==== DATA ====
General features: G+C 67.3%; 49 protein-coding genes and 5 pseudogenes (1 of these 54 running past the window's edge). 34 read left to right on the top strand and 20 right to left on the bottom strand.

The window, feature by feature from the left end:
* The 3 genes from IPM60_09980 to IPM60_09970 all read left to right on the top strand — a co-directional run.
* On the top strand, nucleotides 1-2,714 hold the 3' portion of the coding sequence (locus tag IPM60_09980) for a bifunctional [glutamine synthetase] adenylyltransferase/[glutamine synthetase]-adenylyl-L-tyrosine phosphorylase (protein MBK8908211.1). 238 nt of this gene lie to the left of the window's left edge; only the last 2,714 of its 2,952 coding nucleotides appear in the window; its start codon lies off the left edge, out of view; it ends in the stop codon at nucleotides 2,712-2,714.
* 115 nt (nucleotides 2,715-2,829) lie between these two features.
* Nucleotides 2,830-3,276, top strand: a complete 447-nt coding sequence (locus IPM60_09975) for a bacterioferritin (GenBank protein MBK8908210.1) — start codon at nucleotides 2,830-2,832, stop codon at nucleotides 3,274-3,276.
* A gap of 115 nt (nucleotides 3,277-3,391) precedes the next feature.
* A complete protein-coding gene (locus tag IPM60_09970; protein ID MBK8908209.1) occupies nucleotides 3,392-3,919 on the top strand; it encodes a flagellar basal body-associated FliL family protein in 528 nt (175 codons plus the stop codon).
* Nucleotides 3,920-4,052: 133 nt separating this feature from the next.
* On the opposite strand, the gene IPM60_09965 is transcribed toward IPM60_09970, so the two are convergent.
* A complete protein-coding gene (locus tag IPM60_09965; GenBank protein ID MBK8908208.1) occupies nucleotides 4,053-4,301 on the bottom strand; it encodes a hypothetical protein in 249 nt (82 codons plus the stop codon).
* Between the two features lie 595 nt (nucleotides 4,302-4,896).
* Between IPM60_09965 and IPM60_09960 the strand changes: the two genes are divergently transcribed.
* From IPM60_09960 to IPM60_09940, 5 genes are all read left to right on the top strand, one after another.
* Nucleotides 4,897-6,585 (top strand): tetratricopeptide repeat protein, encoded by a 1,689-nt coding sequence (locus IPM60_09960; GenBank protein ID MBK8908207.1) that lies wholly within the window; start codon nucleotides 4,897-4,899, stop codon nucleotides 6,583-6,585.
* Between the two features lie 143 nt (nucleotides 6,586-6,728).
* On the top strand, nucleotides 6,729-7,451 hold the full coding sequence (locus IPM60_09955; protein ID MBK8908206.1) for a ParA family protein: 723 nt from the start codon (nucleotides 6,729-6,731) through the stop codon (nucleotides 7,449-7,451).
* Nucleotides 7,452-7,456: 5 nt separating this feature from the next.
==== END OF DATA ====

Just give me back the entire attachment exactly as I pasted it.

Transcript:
General features: G+C 67.3%; 49 protein-coding genes and 5 pseudogenes (1 of these 54 running past the window's edge). 34 read left to right on the top strand and 20 right to left on the bottom strand.

The window, feature by feature from the left end:
* The 3 genes from IPM60_09980 to IPM60_09970 all read left to right on the top strand — a co-directional run.
* On the top strand, nucleotides 1-2,714 hold the 3' portion of the coding sequence (locus tag IPM60_09980) for a bifunctional [glutamine synthetase] adenylyltransferase/[glutamine synthetase]-adenylyl-L-tyrosine phosphorylase (protein MBK8908211.1). 238 nt of this gene lie to the left of the window's left edge; only the last 2,714 of its 2,952 coding nucleotides appear in the window; its start codon lies off the left edge, out of view; it ends in the stop codon at nucleotides 2,712-2,714.
* 115 nt (nucleotides 2,715-2,829) lie between these two features.
* Nucleotides 2,830-3,276, top strand: a complete 447-nt coding sequence (locus IPM60_09975) for a bacterioferritin (GenBank protein MBK8908210.1) — start codon at nucleotides 2,830-2,832, stop codon at nucleotides 3,274-3,276.
* A gap of 115 nt (nucleotides 3,277-3,391) precedes the next feature.
* A complete protein-coding gene (locus tag IPM60_09970; protein ID MBK8908209.1) occupies nucleotides 3,392-3,919 on the top strand; it encodes a flagellar basal body-associated FliL family protein in 528 nt (175 codons plus the stop codon).
* Nucleotides 3,920-4,052: 133 nt separating this feature from the next.
* On the opposite strand, the gene IPM60_09965 is transcribed toward IPM60_09970, so the two are convergent.
* A complete protein-coding gene (locus tag IPM60_09965; GenBank protein ID MBK8908208.1) occupies nucleotides 4,053-4,301 on the bottom strand; it encodes a hypothetical protein in 249 nt (82 codons plus the stop codon).
* Between the two features lie 595 nt (nucleotides 4,302-4,896).
* Between IPM60_09965 and IPM60_09960 the strand changes: the two genes are divergently transcribed.
* From IPM60_09960 to IPM60_09940, 5 genes are all read left to right on the top strand, one after another.
* Nucleotides 4,897-6,585 (top strand): tetratricopeptide repeat protein, encoded by a 1,689-nt coding sequence (locus IPM60_09960; GenBank protein ID MBK8908207.1) that lies wholly within the window; start codon nucleotides 4,897-4,899, stop codon nucleotides 6,583-6,585.
* Between the two features lie 143 nt (nucleotides 6,586-6,728).
* On the top strand, nucleotides 6,729-7,451 hold the full coding sequence (locus IPM60_09955; protein ID MBK8908206.1) for a ParA family protein: 723 nt from the start codon (nucleotides 6,729-6,731) through the stop codon (nucleotides 7,449-7,451).
* Nucleotides 7,452-7,456: 5 nt separating this feature from the next.